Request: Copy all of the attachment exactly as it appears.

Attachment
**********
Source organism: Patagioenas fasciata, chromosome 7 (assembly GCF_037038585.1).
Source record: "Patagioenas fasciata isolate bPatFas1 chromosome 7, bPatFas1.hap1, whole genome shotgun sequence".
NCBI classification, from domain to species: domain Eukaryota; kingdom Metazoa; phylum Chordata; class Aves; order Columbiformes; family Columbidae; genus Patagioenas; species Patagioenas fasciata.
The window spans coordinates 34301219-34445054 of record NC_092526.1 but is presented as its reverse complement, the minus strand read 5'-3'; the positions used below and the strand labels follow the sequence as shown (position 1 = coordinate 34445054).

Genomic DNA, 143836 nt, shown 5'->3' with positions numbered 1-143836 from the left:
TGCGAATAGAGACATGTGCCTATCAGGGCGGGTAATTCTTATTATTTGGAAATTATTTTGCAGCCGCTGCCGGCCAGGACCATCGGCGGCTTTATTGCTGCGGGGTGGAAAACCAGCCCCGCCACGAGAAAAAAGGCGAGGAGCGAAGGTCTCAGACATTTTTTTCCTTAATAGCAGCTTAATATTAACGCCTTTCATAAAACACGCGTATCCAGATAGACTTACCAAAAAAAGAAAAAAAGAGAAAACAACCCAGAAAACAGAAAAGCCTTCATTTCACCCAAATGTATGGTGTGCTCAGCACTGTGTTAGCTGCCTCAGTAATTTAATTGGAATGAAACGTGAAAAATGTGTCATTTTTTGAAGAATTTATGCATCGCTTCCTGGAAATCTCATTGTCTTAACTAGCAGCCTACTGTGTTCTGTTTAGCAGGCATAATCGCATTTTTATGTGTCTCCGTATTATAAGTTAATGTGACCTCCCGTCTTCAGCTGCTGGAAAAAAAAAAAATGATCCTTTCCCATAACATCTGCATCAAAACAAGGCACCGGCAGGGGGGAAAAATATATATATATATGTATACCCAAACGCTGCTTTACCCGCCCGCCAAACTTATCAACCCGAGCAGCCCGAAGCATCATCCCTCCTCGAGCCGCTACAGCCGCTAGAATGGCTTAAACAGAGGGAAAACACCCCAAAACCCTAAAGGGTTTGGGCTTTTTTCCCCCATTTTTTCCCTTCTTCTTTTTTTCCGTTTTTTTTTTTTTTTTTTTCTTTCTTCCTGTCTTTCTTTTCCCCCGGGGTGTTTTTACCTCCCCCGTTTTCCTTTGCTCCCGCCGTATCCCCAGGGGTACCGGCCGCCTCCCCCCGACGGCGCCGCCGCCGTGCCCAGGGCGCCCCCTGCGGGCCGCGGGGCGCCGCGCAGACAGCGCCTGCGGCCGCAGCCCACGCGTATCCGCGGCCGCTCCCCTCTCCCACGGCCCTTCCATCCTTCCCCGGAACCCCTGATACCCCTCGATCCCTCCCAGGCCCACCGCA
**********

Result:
Source organism: Patagioenas fasciata, chromosome 7 (assembly GCF_037038585.1).
Source record: "Patagioenas fasciata isolate bPatFas1 chromosome 7, bPatFas1.hap1, whole genome shotgun sequence".
NCBI classification, from domain to species: domain Eukaryota; kingdom Metazoa; phylum Chordata; class Aves; order Columbiformes; family Columbidae; genus Patagioenas; species Patagioenas fasciata.
The window spans coordinates 34301219-34445054 of record NC_092526.1 but is presented as its reverse complement, the minus strand read 5'-3'; the positions used below and the strand labels follow the sequence as shown (position 1 = coordinate 34445054).

Genomic DNA, 143836 nt, shown 5'->3' with positions numbered 1-143836 from the left:
TGCGAATAGAGACATGTGCCTATCAGGGCGGGTAATTCTTATTATTTGGAAATTATTTTGCAGCCGCTGCCGGCCAGGACCATCGGCGGCTTTATTGCTGCGGGGTGGAAAACCAGCCCCGCCACGAGAAAAAAGGCGAGGAGCGAAGGTCTCAGACATTTTTTTCCTTAATAGCAGCTTAATATTAACGCCTTTCATAAAACACGCGTATCCAGATAGACTTACCAAAAAAAGAAAAAAAGAGAAAACAACCCAGAAAACAGAAAAGCCTTCATTTCACCCAAATGTATGGTGTGCTCAGCACTGTGTTAGCTGCCTCAGTAATTTAATTGGAATGAAACGTGAAAAATGTGTCATTTTTTGAAGAATTTATGCATCGCTTCCTGGAAATCTCATTGTCTTAACTAGCAGCCTACTGTGTTCTGTTTAGCAGGCATAATCGCATTTTTATGTGTCTCCGTATTATAAGTTAATGTGACCTCCCGTCTTCAGCTGCTGGAAAAAAAAAAAATGATCCTTTCCCATAACATCTGCATCAAAACAAGGCACCGGCAGGGGGGAAAAATATATATATATATGTATACCCAAACGCTGCTTTACCCGCCCGCCAAACTTATCAACCCGAGCAGCCCGAAGCATCATCCCTCCTCGAGCCGCTACAGCCGCTAGAATGGCTTAAACAGAGGGAAAACACCCCAAAACCCTAAAGGGTTTGGGCTTTTTTCCCCCATTTTTTCCCTTCTTCTTTTTTTCCGTTTTTTTTTTTTTTTTTTTCTTTCTTCCTGTCTTTCTTTTCCCCCGGGGTGTTTTTACCTCCCCCGTTTTCCTTTGCTCCCGCCGTATCCCCAGGGGTACCGGCCGCCTCCCCCCGACGGCGCCGCCGCCGTGCCCAGGGCGCCCCCTGCGGGCCGCGGGGCGCCGCGCAGACAGCGCCTGCGGCCGCAGCCCACGCGTATCCGCGGCCGCTCCCCTCTCCCACGGCCCTTCCATCCTTCCCCGGAACCCCTGATACCCCTCGATCCCTCCCAGGCCCACCGCA